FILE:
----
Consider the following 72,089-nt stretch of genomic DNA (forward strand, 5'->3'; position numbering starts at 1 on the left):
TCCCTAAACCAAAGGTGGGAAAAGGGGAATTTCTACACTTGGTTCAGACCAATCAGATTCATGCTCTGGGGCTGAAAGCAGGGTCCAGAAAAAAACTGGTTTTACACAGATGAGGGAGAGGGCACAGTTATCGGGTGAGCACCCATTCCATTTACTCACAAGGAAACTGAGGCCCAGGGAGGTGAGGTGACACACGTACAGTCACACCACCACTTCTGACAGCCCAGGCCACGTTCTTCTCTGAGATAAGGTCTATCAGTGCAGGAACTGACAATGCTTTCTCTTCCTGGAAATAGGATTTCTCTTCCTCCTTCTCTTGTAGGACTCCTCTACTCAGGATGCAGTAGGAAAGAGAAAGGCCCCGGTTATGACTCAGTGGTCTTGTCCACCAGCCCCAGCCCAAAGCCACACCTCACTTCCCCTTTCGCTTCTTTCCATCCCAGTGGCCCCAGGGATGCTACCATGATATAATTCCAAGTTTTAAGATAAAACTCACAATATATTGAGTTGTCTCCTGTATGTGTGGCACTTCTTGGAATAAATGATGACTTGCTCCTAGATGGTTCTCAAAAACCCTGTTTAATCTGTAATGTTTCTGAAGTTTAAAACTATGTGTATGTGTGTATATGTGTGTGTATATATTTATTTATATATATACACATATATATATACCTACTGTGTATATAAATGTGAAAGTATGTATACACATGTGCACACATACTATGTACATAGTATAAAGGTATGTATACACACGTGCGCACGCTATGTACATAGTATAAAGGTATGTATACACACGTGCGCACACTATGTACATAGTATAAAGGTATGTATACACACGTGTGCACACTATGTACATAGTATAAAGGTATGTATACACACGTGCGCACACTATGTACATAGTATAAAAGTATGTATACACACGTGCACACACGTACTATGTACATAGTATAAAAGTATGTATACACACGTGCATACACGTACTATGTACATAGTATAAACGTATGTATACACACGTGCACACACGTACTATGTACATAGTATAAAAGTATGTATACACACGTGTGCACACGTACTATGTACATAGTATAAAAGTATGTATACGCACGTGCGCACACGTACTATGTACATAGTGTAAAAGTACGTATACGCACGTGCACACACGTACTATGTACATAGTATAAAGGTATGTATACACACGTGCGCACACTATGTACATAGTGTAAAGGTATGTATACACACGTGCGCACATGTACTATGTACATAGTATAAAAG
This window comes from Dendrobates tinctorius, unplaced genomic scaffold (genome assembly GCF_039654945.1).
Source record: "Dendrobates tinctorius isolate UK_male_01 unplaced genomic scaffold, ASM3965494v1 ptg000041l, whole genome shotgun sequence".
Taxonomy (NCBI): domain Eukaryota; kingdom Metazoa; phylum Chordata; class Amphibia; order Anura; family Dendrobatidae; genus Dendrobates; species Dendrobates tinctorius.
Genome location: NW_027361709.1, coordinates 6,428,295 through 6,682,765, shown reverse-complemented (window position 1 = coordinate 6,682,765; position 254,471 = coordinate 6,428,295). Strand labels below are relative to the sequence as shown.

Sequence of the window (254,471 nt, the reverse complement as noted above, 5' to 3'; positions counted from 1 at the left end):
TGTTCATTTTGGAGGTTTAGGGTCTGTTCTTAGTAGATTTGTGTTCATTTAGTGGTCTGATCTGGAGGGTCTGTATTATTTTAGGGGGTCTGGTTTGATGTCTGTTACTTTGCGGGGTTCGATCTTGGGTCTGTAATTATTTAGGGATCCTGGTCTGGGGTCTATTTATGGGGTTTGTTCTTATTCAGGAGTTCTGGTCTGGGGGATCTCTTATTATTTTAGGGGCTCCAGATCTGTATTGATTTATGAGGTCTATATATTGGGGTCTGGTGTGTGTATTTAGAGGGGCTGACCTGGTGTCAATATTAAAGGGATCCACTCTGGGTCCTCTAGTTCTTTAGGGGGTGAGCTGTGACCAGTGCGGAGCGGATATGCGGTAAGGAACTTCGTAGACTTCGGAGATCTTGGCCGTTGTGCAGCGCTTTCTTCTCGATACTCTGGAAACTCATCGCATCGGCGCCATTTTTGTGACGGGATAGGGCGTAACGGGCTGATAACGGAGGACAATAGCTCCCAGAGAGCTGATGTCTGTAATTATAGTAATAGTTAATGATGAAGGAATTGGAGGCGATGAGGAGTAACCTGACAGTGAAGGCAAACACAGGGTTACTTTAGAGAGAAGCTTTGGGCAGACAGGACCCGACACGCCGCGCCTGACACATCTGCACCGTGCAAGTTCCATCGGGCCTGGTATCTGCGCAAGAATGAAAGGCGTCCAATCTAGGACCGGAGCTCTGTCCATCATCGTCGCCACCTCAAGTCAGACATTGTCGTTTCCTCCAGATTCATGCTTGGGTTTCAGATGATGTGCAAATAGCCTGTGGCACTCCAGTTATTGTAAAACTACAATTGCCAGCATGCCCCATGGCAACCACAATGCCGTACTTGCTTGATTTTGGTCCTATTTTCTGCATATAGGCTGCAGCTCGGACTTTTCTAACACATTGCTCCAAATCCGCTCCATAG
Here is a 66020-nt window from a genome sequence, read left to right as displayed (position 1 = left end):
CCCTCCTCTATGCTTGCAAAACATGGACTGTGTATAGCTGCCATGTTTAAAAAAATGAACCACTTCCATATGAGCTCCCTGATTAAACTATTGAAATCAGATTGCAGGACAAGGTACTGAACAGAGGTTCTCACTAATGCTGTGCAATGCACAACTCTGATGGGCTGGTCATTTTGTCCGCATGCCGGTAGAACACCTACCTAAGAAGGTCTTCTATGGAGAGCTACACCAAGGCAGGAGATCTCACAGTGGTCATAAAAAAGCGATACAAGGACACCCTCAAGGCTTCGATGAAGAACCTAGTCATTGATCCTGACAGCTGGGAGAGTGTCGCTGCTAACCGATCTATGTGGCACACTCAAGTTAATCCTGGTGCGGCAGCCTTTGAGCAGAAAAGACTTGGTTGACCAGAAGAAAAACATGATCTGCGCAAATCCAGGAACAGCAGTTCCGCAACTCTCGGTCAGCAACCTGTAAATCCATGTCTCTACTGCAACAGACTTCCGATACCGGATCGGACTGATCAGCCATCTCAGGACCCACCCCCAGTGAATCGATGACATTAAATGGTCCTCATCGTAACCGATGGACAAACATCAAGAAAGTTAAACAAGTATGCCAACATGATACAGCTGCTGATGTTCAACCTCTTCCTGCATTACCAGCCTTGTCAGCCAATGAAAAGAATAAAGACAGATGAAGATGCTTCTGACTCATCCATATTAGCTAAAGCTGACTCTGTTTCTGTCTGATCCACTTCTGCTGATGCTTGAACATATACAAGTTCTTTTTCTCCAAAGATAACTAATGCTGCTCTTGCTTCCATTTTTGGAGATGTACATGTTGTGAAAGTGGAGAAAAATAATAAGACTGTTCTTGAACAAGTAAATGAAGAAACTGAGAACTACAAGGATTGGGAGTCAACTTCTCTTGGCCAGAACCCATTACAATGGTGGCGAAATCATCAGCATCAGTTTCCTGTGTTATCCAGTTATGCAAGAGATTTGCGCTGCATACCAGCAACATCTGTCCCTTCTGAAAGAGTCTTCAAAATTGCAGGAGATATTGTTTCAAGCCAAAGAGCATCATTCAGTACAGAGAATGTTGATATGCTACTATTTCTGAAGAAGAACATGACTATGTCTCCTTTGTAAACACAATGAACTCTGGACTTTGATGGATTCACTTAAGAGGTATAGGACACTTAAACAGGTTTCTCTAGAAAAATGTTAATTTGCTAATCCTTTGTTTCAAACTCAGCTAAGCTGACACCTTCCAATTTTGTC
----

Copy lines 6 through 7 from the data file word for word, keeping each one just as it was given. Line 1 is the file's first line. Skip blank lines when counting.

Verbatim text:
Genome location: NW_027361709.1, coordinates 6,428,295 through 6,682,765, shown reverse-complemented (window position 1 = coordinate 6,682,765; position 254,471 = coordinate 6,428,295). Strand labels below are relative to the sequence as shown.

Sequence of the window (254,471 nt, the reverse complement as noted above, 5' to 3'; positions counted from 1 at the left end):